Home' Trinidad and Tobago Guardian : June 16th 2013 Contents A38
Sunday Guardian www.guardian.co.tt June 16, 2013
WASHINGTON---A year after President Barack
Obama made an emphatic pitch to Europe s eco-
nomic powers to focus more on economic growth
than austerity, much of the eurozone remains
mired in or near recession. Obama s appeals have
had mixed results in softening the demands on
some of the most debt-ridden European nations
to cut their spending.
Still, the region s crisis is no longer perceived as
an urgent threat to the global economy, and while
the US still wants Europe to temper the debt trim-
ming and increase global demand, Obama is not
expected to be as insistent with other leaders of
the Group of Eight industrial nations when they
meet in Northern Ireland this week.
Last year, the G-8 leaders assembled in the US
in the aftermath of European elections that rep-
resented a revolt against the austerity measures
pushed by German Chancellor Angela Merkel. When
Obama greeted Merkel and asked how she had
been, the German leader merely shrugged. "Well,
you have a few things on your mind," Obama replied.
These days, the furor has died down, high-debt
nations have been given more time to work on their
fiscal cuts, and even the language has changed from
"austerity" to "growth-oriented structural reforms."
"Relative to last year, things are somewhat better
in that the European situation is more contained,"
said Matthew Goodman, a former Obama inter-
national economics adviser now at the Center for
Strategic and International Studies. "The risks that
people were worried about have been somewhat
The economic picture remains bleak. The euro-
zone economy contracted about 0.8 per cent in
the first quarter, compared with the same period
in 2012. Among the G-8 members, Italy and France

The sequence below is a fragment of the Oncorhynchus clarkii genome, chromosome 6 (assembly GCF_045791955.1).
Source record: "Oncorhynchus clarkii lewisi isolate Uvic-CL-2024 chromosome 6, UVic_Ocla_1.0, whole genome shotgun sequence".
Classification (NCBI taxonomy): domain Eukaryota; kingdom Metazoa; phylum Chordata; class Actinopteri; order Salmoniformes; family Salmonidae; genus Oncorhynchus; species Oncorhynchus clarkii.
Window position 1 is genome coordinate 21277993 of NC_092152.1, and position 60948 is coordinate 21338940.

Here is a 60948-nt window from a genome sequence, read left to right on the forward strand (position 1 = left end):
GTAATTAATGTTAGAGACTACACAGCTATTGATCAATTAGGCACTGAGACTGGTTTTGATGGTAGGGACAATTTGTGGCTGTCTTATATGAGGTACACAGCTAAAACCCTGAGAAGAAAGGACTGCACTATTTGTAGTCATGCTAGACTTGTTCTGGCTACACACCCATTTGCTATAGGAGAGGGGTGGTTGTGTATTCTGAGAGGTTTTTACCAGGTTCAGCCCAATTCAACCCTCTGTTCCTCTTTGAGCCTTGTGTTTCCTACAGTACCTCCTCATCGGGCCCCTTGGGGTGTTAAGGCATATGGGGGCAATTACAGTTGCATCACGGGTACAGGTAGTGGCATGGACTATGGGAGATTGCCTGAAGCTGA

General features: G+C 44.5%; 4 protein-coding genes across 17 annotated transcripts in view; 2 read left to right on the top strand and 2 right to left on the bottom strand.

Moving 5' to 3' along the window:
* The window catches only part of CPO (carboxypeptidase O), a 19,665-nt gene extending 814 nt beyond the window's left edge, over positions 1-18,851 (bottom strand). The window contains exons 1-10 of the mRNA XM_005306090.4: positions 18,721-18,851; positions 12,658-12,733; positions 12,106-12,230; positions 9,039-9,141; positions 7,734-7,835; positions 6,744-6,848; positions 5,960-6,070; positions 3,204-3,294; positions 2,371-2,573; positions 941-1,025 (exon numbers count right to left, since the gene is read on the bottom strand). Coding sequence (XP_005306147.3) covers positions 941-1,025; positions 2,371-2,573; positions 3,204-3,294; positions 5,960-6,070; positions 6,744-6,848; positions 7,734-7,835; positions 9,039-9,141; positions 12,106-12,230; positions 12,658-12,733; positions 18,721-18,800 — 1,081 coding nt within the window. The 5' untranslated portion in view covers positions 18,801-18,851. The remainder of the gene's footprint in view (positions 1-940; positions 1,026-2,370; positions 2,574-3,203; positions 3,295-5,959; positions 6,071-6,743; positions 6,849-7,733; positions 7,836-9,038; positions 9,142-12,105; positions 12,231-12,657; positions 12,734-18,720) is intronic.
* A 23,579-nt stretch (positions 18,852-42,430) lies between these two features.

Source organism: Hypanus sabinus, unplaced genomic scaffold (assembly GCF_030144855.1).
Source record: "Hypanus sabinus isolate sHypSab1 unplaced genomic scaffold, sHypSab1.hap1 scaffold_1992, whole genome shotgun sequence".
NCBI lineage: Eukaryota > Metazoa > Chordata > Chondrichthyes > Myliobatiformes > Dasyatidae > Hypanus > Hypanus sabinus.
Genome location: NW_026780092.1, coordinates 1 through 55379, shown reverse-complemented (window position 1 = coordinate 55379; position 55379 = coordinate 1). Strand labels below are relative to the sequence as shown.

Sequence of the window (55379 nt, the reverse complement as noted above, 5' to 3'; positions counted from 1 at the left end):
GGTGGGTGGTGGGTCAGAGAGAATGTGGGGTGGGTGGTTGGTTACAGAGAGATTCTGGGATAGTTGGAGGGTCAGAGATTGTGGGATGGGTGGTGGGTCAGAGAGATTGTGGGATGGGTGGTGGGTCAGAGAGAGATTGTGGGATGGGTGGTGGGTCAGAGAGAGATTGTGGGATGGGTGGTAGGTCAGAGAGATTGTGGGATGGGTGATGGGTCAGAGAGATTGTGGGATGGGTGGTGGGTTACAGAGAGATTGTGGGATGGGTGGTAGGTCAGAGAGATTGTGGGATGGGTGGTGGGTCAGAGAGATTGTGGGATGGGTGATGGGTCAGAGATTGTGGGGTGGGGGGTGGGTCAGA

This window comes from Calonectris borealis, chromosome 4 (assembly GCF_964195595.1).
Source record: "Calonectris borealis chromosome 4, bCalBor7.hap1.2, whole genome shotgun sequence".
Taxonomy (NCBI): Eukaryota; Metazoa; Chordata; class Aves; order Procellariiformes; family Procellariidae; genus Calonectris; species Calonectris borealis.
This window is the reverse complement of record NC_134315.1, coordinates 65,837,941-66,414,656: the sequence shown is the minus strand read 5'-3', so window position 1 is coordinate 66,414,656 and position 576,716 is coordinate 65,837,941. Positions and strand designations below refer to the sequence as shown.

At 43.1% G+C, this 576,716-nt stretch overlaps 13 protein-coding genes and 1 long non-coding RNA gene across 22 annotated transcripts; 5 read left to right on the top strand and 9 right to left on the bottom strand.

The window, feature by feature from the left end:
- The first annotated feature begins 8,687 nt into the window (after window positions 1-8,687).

saw their gross domestic product shrink 2.4 per
cent and 0.4 per cent respectively over the first
quarter of 2012. Germany, the region s largest econ-
omy, and Britain saw modest growth in the first
quarter, but still sharply lower than other G-8
members. Russia saw annual growth of 1.6 per cent
in the first quarter, the US grew at 2.4 per cent,
Canada at 2.5 per cent and Japan at 4.1 per cent.
"The European Central Bank continues to be too
tight," said Robert Shapiro, a former commerce
undersecretary who also advised former president
Bill Clinton. "The debate over austerity is far from
over in England or in Germany. Moreover, right
under the surface of all this remains the sovereign
debt crisis. It has not been resolved."
As a result, administration officials and former
government economic advisers say Obama and his
aides will still push European nations to moderate
their austerity programmes of spending cuts and
tax increases in favour of more stimulus to boost
growth and counter the high unemployment that
still afflicts many countries in Europe, particularly
Spain and Greece.
Germany and Britain have resisted some of the
US entreaties, arguing that heavily indebted Euro-
pean nations must trim deficits to restore market
confidence and lower government borrowing costs.
"I think, I hope, that the Obama administration
realises that its policy messages about cooling it
on the austerity and start stimulating haven t worked
in Europe," said Heather Conley, director of Europe
programmes for the Center for Strategic and Inter-
national Studies in Washington who worked in
president George W Bush s State Department. "And
this has been actually an area of growing tensions
underneath the surface. It s private. They don t
allow these to come more publicly, but it s really
been quite, you know, a point of contention."
Japan s growth, however, stands as a potential
example of the benefits of raising domestic demand.
Questions remain whether the efforts of Japanese
Prime Minister Shinzo Abe are sustainable. So-
called Abenomics have also raised worries among
US manufacturers that Japan s real goal is to weaken
the yen as a way to gain trade advantages.
Administration officials say they believe that
they can make a compelling case by using the
United States as an example of how to help the
economic recovery without deep budget cuts.
The Obama administration responded to the
recession with a massive stimulus package in 2009.
Officials argue that increased economic activity
and a turnaround in the housing industry have
helped increase revenues and lower the deficits.
European growth less
urgent for US at G8 summit
In this May 19, 2012, file photo, President Barack Obama, third from left, participates
in a luncheon at the G-8 Summit at Camp David, Maryland. From left are, French
President Francois Hollande, Benin President Yayi Boni, Ghanaian President John
Atta Mills, British Prime Minister David Cameron, Eleni Gabre Madhin, CEO of the
Ethiopia Commodity Exchange, Russian Prime Minister Dmitry Medvedev, Indra
Nooyi, CEO of PepsiCo. AP PHOTO
Links Archive June 15th 2013 June 17th 2013 Navigation Previous Page Next Page